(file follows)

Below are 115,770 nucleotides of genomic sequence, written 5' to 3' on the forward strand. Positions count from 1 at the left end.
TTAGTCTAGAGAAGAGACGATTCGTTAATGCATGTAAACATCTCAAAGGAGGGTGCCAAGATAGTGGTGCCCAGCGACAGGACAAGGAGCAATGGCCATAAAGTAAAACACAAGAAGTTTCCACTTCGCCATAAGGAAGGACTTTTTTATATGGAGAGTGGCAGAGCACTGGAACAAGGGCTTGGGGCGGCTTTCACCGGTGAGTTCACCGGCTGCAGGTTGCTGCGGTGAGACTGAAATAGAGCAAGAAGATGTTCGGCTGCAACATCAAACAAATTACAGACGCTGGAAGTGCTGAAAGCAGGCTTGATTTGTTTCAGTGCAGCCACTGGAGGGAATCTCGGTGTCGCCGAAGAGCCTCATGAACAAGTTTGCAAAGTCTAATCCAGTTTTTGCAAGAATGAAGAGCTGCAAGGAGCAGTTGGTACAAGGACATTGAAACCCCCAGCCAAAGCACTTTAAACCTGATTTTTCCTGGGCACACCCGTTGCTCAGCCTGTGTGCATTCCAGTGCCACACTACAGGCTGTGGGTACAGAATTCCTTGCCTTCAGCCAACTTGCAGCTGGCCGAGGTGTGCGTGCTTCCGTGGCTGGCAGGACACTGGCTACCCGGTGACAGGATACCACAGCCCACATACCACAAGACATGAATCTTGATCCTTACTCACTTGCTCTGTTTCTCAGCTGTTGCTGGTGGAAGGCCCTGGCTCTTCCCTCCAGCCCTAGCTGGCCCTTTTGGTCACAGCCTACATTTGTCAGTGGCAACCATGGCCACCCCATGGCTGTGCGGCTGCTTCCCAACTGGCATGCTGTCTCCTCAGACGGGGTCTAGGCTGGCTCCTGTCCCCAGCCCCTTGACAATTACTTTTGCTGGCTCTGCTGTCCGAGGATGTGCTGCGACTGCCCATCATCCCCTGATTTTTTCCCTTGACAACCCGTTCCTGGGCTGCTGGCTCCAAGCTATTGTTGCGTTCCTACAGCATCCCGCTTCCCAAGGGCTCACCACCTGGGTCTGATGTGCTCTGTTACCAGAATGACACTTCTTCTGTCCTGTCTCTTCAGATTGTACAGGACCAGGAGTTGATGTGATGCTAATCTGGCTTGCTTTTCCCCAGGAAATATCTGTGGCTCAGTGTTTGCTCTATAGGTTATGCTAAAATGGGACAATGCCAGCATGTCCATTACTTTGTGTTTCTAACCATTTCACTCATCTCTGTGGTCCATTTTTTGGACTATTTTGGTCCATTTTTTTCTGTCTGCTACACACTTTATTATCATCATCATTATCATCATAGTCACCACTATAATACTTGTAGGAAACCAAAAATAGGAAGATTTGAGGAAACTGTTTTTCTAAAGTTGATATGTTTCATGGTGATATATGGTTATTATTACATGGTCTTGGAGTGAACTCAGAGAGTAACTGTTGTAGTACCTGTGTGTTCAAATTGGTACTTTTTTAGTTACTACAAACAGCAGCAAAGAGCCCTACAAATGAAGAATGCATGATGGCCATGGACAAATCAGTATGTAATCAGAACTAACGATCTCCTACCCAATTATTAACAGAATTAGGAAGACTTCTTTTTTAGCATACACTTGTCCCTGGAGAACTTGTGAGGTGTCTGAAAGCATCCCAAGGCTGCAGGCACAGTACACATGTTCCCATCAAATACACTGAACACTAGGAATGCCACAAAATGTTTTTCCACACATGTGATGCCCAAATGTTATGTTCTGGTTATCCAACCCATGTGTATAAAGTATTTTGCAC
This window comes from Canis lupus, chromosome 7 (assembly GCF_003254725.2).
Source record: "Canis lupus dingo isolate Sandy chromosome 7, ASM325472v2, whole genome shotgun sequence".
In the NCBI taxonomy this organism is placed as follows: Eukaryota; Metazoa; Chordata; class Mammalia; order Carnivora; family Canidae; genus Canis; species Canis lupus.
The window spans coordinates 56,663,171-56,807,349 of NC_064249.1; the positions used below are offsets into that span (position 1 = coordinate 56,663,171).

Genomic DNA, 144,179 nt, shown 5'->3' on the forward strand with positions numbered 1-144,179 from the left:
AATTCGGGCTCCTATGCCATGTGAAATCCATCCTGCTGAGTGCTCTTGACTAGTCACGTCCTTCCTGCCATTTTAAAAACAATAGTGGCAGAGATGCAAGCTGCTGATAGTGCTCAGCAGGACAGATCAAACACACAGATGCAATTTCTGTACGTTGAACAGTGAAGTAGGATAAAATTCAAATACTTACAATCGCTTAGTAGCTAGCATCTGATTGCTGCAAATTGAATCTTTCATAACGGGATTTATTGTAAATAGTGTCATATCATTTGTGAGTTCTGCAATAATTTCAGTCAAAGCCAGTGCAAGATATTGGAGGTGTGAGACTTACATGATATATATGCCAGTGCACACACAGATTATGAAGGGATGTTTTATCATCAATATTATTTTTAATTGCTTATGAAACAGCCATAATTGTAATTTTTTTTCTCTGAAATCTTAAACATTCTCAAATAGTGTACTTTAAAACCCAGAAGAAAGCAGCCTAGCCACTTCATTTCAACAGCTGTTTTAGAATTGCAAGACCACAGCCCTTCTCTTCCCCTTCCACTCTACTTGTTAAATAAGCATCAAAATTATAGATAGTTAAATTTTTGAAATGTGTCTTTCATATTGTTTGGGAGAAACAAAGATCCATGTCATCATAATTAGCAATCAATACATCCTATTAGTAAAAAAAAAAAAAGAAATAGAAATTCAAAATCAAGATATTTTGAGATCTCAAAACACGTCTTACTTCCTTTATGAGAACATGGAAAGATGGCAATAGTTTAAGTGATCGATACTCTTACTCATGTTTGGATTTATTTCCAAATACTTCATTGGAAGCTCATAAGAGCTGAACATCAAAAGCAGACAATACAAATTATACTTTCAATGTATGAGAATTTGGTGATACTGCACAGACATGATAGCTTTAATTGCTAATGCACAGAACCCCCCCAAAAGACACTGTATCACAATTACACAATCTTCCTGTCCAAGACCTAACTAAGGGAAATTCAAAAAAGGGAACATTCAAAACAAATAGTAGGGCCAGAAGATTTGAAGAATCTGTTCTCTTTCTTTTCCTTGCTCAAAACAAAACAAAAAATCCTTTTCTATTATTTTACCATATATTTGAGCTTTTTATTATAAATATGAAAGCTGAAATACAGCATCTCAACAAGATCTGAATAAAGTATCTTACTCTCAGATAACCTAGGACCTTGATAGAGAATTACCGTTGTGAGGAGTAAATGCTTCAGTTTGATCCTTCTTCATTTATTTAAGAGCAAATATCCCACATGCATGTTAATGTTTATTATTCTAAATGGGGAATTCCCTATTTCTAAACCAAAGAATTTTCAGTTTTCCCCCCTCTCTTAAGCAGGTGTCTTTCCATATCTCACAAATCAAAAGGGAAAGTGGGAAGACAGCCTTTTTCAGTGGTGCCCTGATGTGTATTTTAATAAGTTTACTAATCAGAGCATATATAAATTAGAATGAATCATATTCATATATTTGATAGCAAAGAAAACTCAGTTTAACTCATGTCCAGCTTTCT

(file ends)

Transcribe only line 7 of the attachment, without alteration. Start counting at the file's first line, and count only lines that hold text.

Genomic DNA, 144,179 nt, shown 5'->3' on the forward strand with positions numbered 1-144,179 from the left: